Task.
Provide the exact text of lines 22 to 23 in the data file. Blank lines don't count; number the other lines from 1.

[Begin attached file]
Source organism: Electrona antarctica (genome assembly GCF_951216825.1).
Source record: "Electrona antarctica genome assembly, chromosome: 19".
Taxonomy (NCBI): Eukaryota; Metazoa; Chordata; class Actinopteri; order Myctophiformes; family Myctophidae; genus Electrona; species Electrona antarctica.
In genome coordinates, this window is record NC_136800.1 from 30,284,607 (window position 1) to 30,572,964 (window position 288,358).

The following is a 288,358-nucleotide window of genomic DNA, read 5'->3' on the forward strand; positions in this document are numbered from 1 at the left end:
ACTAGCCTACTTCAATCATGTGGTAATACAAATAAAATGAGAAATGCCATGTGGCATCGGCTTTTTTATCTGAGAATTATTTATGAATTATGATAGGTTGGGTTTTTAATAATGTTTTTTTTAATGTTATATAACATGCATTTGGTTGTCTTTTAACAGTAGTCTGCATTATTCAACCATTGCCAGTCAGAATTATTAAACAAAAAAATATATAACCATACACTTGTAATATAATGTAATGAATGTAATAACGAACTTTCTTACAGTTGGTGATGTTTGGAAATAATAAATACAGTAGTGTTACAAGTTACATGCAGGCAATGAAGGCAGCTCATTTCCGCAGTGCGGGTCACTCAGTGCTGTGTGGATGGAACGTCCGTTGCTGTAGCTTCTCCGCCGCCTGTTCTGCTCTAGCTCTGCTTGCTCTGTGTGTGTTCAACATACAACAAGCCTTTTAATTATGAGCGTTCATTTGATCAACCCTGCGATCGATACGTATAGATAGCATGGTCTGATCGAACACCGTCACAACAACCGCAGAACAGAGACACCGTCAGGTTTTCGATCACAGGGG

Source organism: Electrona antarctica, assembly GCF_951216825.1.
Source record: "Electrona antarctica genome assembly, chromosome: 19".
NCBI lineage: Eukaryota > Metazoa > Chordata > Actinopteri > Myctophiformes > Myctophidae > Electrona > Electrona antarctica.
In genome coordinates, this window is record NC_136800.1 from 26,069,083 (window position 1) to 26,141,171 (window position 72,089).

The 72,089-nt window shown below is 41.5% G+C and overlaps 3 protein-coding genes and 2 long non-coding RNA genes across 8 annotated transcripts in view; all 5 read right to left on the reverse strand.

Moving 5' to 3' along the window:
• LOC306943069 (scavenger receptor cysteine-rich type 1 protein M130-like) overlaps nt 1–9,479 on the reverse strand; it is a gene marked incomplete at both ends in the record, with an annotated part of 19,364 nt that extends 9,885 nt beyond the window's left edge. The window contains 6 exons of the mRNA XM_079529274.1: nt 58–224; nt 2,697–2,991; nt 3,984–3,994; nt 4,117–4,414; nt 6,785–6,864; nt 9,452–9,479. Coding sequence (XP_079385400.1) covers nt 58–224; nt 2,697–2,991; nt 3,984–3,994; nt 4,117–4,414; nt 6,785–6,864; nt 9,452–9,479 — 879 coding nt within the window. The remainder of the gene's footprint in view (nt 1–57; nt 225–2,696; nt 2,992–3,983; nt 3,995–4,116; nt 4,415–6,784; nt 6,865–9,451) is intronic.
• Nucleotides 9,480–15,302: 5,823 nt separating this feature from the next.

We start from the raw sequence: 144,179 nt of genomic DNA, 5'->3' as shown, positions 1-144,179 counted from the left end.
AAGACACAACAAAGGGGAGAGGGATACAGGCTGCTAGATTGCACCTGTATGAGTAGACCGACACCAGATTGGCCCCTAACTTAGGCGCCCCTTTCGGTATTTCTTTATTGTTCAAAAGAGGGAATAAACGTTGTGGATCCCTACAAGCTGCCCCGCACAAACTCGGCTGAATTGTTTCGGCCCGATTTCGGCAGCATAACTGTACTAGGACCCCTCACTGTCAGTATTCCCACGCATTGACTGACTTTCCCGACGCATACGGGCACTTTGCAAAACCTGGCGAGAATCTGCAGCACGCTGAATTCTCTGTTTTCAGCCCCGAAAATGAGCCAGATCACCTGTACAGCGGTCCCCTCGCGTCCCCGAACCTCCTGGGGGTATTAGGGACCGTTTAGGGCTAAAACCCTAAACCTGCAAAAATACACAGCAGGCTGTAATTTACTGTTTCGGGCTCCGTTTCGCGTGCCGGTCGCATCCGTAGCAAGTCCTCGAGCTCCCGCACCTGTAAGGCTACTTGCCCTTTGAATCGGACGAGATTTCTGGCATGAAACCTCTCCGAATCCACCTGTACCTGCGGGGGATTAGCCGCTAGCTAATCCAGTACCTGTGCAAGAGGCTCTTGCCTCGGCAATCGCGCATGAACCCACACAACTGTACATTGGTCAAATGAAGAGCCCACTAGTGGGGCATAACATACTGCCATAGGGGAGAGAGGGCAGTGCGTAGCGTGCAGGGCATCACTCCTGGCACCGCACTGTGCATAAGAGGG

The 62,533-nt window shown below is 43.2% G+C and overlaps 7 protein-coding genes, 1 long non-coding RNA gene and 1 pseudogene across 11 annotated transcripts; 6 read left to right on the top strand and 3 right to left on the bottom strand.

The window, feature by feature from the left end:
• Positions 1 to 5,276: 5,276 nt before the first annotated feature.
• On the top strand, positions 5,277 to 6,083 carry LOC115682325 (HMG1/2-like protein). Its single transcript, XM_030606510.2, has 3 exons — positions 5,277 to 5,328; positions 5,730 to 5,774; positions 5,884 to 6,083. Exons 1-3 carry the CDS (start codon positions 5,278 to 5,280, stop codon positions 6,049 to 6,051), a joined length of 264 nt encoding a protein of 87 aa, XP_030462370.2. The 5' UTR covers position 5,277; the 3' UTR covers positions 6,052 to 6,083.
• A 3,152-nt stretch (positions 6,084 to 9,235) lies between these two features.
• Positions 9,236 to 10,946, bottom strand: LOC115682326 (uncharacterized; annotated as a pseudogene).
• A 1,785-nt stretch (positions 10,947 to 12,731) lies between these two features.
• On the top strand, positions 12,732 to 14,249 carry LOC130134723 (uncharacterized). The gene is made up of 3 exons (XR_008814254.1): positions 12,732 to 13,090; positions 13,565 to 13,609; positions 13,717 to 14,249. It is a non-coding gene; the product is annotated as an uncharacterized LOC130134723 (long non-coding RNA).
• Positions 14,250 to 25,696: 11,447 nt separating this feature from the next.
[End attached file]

• Positions 9,236 to 10,946, bottom strand: LOC115682326 (uncharacterized; annotated as a pseudogene).
• A 1,785-nt stretch (positions 10,947 to 12,731) lies between these two features.